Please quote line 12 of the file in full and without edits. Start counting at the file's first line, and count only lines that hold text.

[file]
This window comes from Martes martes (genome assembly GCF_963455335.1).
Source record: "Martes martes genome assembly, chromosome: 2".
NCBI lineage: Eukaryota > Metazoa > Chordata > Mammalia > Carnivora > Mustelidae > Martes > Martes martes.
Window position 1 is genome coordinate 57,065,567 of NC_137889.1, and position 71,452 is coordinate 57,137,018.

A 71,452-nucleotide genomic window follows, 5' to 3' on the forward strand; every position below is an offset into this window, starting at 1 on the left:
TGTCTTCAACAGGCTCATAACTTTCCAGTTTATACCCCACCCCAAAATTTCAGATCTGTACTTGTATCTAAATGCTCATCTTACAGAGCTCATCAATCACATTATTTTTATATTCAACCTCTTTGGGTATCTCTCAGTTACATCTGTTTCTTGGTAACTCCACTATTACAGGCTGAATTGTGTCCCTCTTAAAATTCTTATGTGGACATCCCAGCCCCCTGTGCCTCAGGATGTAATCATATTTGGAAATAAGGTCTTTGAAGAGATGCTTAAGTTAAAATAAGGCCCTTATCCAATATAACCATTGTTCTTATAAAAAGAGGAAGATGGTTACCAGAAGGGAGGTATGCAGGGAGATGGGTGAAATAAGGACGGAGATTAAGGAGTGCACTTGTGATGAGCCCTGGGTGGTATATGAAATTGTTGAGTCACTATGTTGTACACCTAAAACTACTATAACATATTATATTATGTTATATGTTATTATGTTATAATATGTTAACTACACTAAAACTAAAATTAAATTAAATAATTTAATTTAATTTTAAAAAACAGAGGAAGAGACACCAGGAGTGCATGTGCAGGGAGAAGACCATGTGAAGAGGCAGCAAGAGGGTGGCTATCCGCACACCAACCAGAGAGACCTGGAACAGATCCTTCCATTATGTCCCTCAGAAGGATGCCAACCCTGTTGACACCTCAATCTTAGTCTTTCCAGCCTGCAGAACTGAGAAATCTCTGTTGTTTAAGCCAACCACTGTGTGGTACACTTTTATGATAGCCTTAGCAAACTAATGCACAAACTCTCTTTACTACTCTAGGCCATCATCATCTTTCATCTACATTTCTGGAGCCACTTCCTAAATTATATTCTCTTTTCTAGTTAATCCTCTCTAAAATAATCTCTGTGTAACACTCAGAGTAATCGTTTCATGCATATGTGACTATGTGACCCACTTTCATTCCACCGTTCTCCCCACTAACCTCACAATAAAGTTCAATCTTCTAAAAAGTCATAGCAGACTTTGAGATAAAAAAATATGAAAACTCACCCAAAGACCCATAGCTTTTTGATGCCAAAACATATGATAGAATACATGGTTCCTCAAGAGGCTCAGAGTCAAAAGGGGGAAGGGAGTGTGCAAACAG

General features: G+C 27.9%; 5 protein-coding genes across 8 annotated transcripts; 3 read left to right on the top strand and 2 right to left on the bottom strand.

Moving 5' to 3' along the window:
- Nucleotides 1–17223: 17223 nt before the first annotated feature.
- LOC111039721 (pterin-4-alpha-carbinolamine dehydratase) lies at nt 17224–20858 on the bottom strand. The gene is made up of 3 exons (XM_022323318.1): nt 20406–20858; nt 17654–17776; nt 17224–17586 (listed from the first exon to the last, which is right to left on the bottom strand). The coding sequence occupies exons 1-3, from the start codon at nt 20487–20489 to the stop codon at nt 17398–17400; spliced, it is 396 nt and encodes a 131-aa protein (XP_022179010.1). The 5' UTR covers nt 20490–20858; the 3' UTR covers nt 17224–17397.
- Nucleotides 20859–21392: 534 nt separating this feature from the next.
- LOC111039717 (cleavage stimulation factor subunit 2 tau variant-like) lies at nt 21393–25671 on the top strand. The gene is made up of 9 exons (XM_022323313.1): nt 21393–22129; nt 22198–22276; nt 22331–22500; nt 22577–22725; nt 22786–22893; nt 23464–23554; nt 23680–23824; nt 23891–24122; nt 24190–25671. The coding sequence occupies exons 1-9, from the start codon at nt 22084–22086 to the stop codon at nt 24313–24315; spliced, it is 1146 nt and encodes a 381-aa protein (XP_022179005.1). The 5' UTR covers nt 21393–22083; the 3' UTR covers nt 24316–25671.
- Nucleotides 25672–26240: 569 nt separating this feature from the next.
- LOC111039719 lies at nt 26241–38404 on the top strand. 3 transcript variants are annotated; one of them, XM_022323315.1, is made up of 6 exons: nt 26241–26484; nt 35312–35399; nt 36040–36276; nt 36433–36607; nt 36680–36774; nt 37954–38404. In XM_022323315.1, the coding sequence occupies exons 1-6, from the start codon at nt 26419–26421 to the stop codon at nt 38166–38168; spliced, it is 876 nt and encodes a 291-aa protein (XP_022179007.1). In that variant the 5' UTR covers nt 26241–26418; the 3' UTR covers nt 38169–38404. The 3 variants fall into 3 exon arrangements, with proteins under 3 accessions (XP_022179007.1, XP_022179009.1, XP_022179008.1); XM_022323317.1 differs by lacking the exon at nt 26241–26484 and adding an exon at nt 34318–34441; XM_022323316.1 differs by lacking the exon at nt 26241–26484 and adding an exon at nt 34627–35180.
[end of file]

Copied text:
- LOC111039717 (cleavage stimulation factor subunit 2 tau variant-like) lies at nt 21393–25671 on the top strand. The gene is made up of 9 exons (XM_022323313.1): nt 21393–22129; nt 22198–22276; nt 22331–22500; nt 22577–22725; nt 22786–22893; nt 23464–23554; nt 23680–23824; nt 23891–24122; nt 24190–25671. The coding sequence occupies exons 1-9, from the start codon at nt 22084–22086 to the stop codon at nt 24313–24315; spliced, it is 1146 nt and encodes a 381-aa protein (XP_022179005.1). The 5' UTR covers nt 21393–22083; the 3' UTR covers nt 24316–25671.